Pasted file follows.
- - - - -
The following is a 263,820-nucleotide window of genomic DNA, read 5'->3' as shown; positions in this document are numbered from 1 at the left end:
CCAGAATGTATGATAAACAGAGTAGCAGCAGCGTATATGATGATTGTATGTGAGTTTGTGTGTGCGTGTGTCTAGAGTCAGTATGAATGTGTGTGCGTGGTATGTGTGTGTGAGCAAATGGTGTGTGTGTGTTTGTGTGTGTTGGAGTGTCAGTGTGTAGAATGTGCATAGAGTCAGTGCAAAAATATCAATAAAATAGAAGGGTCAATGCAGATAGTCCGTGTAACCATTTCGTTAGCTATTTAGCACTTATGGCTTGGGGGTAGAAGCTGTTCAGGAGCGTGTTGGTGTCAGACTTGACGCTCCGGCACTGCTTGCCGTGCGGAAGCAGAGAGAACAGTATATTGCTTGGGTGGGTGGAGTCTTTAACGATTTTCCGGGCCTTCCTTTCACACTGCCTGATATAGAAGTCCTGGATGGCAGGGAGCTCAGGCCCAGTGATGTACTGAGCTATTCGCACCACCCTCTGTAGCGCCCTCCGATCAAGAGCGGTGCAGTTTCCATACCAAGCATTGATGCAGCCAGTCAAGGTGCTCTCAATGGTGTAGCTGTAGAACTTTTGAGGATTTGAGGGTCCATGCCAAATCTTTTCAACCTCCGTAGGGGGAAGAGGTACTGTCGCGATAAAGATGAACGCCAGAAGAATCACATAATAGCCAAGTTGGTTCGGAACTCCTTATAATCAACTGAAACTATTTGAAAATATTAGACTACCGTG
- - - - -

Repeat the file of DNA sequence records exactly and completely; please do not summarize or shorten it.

The following is a 263,820-nucleotide window of genomic DNA, read 5'->3' as shown; positions in this document are numbered from 1 at the left end:
CCAGAATGTATGATAAACAGAGTAGCAGCAGCGTATATGATGATTGTATGTGAGTTTGTGTGTGCGTGTGTCTAGAGTCAGTATGAATGTGTGTGCGTGGTATGTGTGTGTGAGCAAATGGTGTGTGTGTGTTTGTGTGTGTTGGAGTGTCAGTGTGTAGAATGTGCATAGAGTCAGTGCAAAAATATCAATAAAATAGAAGGGTCAATGCAGATAGTCCGTGTAACCATTTCGTTAGCTATTTAGCACTTATGGCTTGGGGGTAGAAGCTGTTCAGGAGCGTGTTGGTGTCAGACTTGACGCTCCGGCACTGCTTGCCGTGCGGAAGCAGAGAGAACAGTATATTGCTTGGGTGGGTGGAGTCTTTAACGATTTTCCGGGCCTTCCTTTCACACTGCCTGATATAGAAGTCCTGGATGGCAGGGAGCTCAGGCCCAGTGATGTACTGAGCTATTCGCACCACCCTCTGTAGCGCCCTCCGATCAAGAGCGGTGCAGTTTCCATACCAAGCATTGATGCAGCCAGTCAAGGTGCTCTCAATGGTGTAGCTGTAGAACTTTTGAGGATTTGAGGGTCCATGCCAAATCTTTTCAACCTCCGTAGGGGGAAGAGGTACTGTCGCGATAAAGATGAACGCCAGAAGAATCACATAATAGCCAAGTTGGTTCGGAACTCCTTATAATCAACTGAAACTATTTGAAAATATTAGACTACCGTG